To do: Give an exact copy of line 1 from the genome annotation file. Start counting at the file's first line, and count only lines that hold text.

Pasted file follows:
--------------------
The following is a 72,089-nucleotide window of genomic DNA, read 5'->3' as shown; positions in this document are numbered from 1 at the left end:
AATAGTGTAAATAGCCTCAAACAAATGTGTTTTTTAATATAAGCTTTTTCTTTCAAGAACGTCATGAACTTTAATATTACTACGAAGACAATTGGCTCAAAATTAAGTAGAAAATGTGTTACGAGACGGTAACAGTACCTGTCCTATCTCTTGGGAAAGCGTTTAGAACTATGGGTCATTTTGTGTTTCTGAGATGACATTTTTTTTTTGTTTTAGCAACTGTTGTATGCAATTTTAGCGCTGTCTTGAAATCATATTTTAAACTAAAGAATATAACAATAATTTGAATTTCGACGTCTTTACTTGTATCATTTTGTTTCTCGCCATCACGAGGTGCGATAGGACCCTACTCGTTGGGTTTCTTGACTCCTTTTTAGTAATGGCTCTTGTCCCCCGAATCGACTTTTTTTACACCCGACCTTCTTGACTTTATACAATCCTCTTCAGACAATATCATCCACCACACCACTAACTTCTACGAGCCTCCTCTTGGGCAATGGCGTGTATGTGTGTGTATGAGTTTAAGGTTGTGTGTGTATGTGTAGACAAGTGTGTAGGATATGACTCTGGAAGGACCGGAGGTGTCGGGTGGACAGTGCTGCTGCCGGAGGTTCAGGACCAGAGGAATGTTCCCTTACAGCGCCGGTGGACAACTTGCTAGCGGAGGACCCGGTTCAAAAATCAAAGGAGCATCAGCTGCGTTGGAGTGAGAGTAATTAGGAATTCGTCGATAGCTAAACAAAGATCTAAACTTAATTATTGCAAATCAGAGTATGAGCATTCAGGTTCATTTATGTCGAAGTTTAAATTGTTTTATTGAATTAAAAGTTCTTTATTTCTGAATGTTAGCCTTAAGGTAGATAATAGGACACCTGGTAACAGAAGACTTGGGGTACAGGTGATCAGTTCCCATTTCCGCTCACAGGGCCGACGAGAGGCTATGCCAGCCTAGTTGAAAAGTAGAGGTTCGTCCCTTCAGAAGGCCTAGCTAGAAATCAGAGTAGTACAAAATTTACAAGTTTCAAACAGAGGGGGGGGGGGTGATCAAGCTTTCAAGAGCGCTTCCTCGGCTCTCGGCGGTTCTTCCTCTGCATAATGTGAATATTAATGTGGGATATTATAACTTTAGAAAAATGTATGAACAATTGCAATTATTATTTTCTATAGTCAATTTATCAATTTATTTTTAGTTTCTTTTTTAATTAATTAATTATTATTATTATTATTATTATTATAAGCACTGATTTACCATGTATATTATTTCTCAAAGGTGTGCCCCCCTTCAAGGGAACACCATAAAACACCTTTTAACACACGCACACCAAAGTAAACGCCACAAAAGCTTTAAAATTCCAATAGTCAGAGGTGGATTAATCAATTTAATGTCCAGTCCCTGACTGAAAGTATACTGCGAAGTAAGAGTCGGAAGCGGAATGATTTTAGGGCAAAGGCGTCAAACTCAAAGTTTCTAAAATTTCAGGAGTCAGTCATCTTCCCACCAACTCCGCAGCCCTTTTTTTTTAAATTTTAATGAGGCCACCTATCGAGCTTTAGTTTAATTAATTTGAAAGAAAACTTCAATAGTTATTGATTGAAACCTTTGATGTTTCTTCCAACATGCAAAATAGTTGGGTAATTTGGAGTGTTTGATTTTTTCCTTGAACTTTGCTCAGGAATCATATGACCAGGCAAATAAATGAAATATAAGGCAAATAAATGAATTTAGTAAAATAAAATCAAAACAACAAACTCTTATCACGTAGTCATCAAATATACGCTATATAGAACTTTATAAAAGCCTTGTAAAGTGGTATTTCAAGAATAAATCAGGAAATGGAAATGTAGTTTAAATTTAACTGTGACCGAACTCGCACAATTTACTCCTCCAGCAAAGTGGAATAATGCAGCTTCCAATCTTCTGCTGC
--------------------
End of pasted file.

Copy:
The following is a 72,089-nucleotide window of genomic DNA, read 5'->3' as shown; positions in this document are numbered from 1 at the left end: